The pope’s unusual endorsement of the nation’s climate rules yesterday handed President Obama the rarest kind of support for a program being targeted by Republicans running for the highest office. Yet some scholars warned against exploiting the pontiff’s message for political appeal.
Pope Francis said it’s "encouraging" that Obama is addressing "air pollution." It was widely interpreted as a reference to the Clean Power Plan, which seeks to cut electricity emissions 32 percent over the next 15 years.
It prompted some environmentalists to celebrate. Mary Anne Hitt, director of the Sierra Club’s Beyond Coal campaign, said "wow" in a tweet about the pope’s comments. "That’s just sinking in."
Leading GOP presidential candidates, meanwhile, were silent. The campaigns for Donald Trump, Carly Fiorina, Sen. Marco Rubio (R-Fla.) and others didn’t respond to requests for comment.
The papal message yesterday diverges sharply from the views of some of those candidates.
Rubio said earlier this month that if elected he would reverse the Clean Power Plan, saying it’s "one of the most costly regulations ever created" and that it would have "little to no environmental benefit."
That seems to contrast with the pope’s assessment that the Clean Power Plan represents a new "urgency" to act on climate change.
"We still have time to make the change needed to bring about a sustainable and integral development, for we know that things can change," Pope Francis said yesterday at the White House. "Such change demands on our part a serious and responsible recognition not only of the kind of world we may be leaving to our children, but also to the millions of people living under a system which has overlooked them."
Some experts who have been carefully watching the pope’s wording on climate disagree that the Catholic leader endorsed the Clean Power Plan.
"It was quite unusual for a pope to mention something so specific," said Anthony Annett, a climate change and sustainable development adviser at the Earth Institute at Columbia University, who is also affiliated with the nonprofit Religions for Peace.
Challenge from a trusted leader
But, Annett added, "I actually don’t think he was addressing policy there." Instead, he thinks the mention of Obama’s climate regulations was probably intended as an example to prop up his broader message that the United States should continue to pursue a role as a global leader on climate change.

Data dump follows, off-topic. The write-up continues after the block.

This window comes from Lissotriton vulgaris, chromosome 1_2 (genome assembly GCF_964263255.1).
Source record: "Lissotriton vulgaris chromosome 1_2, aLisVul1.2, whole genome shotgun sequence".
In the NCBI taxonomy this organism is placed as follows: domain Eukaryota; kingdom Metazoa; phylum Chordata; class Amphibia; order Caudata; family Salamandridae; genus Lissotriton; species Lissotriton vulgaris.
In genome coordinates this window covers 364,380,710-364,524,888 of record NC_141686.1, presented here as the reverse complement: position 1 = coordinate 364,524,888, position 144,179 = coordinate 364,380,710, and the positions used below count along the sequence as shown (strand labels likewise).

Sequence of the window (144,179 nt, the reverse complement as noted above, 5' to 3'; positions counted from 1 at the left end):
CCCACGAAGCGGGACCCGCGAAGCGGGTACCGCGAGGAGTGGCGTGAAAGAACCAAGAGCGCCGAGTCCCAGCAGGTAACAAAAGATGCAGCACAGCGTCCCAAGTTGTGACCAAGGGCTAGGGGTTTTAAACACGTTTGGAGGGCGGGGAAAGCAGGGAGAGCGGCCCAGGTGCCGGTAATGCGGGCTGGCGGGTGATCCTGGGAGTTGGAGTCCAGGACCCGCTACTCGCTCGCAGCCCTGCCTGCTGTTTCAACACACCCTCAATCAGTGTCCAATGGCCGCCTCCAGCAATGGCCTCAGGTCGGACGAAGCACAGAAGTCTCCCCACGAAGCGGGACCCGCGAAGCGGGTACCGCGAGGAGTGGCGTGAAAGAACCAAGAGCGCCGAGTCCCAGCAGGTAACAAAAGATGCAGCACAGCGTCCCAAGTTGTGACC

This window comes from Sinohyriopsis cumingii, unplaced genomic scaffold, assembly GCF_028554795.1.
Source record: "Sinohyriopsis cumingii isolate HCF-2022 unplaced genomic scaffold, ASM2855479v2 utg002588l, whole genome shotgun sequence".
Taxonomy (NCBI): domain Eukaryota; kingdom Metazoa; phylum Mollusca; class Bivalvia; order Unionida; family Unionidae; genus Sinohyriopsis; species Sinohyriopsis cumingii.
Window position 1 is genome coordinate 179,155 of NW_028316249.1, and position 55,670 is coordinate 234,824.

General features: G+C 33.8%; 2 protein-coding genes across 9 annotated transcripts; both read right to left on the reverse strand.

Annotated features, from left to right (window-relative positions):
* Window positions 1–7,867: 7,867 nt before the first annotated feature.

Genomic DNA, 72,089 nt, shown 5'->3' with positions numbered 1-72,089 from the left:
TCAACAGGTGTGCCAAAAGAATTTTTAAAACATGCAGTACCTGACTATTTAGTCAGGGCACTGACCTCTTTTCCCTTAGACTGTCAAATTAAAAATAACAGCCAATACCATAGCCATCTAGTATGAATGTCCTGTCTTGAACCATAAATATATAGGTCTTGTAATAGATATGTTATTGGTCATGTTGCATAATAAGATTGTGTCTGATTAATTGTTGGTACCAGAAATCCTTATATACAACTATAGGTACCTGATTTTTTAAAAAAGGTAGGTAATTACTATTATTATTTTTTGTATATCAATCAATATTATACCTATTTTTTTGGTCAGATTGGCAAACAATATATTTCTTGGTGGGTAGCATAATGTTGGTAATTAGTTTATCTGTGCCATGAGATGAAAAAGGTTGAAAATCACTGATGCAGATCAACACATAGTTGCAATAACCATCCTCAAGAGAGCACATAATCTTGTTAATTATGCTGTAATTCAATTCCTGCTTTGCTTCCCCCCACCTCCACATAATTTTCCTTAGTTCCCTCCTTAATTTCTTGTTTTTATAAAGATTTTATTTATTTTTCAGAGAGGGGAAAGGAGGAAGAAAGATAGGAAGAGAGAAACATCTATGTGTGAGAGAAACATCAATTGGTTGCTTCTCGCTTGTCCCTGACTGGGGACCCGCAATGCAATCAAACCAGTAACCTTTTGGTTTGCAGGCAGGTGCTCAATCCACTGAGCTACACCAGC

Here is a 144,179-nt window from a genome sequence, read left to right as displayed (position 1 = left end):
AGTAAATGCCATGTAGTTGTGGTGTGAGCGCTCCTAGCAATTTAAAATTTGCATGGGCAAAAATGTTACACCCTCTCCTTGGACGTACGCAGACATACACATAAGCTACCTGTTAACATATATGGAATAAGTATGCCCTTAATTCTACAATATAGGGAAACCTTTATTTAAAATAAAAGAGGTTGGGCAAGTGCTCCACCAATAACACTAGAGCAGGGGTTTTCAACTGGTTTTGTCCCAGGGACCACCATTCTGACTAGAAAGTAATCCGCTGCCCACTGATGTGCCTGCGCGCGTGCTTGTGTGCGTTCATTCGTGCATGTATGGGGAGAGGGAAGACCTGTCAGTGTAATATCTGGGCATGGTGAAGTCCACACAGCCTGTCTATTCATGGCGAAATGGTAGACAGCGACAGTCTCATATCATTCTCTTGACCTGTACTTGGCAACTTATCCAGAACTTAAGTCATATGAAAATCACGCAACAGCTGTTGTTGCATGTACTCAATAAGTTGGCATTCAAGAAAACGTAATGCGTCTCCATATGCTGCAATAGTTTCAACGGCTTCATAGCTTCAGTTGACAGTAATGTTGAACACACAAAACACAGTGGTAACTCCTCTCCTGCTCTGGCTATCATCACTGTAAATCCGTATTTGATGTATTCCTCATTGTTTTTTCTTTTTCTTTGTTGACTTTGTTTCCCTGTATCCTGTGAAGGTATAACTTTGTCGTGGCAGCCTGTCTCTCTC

"I think he is going to be asking Americans to show leadership and show action in this area," Annett said.
Whatever his intention, the pope lent his support to a politically controversial program. And he happens to be one of the most trusted figures in the world. His approval ratings easily outreach those of any politician, with more than 80 percent of Catholic Americans supporting him.
People of other faiths, or none, are also drawn to Francis. A Pew Research Center poll found last winter that 68 percent of respondents with no religious affiliation approve of him. Obama’s approval rating this week is 46 percent. For Congress, it was 14 percent last month.
Richard Garnett, a professor who specializes in religion at the University of Notre Dame law school, said it’s not uncommon for popes to weigh in on public policy. Pope John Paul II mediated a border dispute between Chile and Argentina in the 1970s, he said, and the Vatican endorsed Obama’s effort to ban assault weapons in 2013.
"For him, these are not inconsistent or even separate matters; for him, the views that Democrats will applaud and the positions that Republicans will cheer are coming from the same place," Garnett said in an email. "That is why his message is so challenging. He’s not looking to affirm politicians or make them feel comfortable."
‘On the right side of a lot of stuff’
White House officials yesterday did not overplay the pope’s support, an act that observers say could backfire if the public believes a politician is trying to gain an advantage from his moral message.
Others see the pope’s arguments as being in line with their own. The campaign themes of Sen. Bernie Sanders (I-Vt.), who’s climbing in presidential polling, are similar to Francis’ messages on income inequality and climate change.
"He doesn’t have to do this," Sanders said yesterday on CNN. "He could play it a lot easier. But he is saying the planet is at stake. Fossil fuel is contributing significantly to climate change. We have got to address it. And that’s what I admire about him, his audacity and his courage."
But Francis’ message also challenges Democratic positions. Even as he encourages climate action, the pope also speaks against abortion, at a time when some Republicans are threatening to shut down the government to block funding for Planned Parenthood.
In that way, the pontiff seems to rise above political side-taking by speaking as an unbiased patriarch. Addressing bishops yesterday at the Cathedral of St. Matthew the Apostle, the pope managed to crisscross ideological lines.
He said: "The innocent victim of abortion; children who die of hunger or from bombings; immigrants who drown in the search for a better tomorrow; the elderly or the sick who are considered a burden; the victims of terrorism, wars, violence and drug trafficking; the environment devastated by man’s predatory relationship with nature — at stake in all of this is the gift of God, of which we are noble stewards but not masters."
Obama, for his part, might see the pope as a kindred spirit. In an interview with Rolling Stone earlier this month, when the president was visiting Alaska, Obama said, "I really like the pope.
"Yes, he’s a good man," he added, when asked if it was a personal connection. "And he’s on the right side of a lot of stuff."